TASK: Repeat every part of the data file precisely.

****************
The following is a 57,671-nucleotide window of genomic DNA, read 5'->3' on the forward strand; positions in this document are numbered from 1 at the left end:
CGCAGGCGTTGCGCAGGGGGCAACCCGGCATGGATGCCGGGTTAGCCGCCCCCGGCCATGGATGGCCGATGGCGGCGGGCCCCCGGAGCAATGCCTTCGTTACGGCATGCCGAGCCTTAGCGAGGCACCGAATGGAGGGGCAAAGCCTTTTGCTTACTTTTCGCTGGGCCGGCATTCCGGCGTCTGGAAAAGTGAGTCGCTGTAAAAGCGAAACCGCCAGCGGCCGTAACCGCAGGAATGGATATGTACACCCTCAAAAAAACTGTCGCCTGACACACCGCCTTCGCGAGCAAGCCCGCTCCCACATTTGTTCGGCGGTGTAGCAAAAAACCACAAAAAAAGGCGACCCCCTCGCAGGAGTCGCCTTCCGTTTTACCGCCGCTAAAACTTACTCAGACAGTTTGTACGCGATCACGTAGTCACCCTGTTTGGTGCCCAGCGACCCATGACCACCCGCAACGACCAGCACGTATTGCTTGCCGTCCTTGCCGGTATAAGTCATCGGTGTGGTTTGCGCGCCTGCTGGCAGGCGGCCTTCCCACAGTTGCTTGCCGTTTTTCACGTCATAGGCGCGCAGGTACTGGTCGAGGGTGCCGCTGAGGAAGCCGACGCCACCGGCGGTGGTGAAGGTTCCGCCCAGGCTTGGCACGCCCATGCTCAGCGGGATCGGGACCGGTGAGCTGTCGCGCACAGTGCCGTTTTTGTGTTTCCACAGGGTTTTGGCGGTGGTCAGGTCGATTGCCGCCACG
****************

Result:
The following is a 57,671-nucleotide window of genomic DNA, read 5'->3' on the forward strand; positions in this document are numbered from 1 at the left end:
CGCAGGCGTTGCGCAGGGGGCAACCCGGCATGGATGCCGGGTTAGCCGCCCCCGGCCATGGATGGCCGATGGCGGCGGGCCCCCGGAGCAATGCCTTCGTTACGGCATGCCGAGCCTTAGCGAGGCACCGAATGGAGGGGCAAAGCCTTTTGCTTACTTTTCGCTGGGCCGGCATTCCGGCGTCTGGAAAAGTGAGTCGCTGTAAAAGCGAAACCGCCAGCGGCCGTAACCGCAGGAATGGATATGTACACCCTCAAAAAAACTGTCGCCTGACACACCGCCTTCGCGAGCAAGCCCGCTCCCACATTTGTTCGGCGGTGTAGCAAAAAACCACAAAAAAAGGCGACCCCCTCGCAGGAGTCGCCTTCCGTTTTACCGCCGCTAAAACTTACTCAGACAGTTTGTACGCGATCACGTAGTCACCCTGTTTGGTGCCCAGCGACCCATGACCACCCGCAACGACCAGCACGTATTGCTTGCCGTCCTTGCCGGTATAAGTCATCGGTGTGGTTTGCGCGCCTGCTGGCAGGCGGCCTTCCCACAGTTGCTTGCCGTTTTTCACGTCATAGGCGCGCAGGTACTGGTCGAGGGTGCCGCTGAGGAAGCCGACGCCACCGGCGGTGGTGAAGGTTCCGCCCAGGCTTGGCACGCCCATGCTCAGCGGGATCGGGACCGGTGAGCTGTCGCGCACAGTGCCGTTTTTGTGTTTCCACAGGGTTTTGGCGGTGGTCAGGTCGATTGCCGCCACG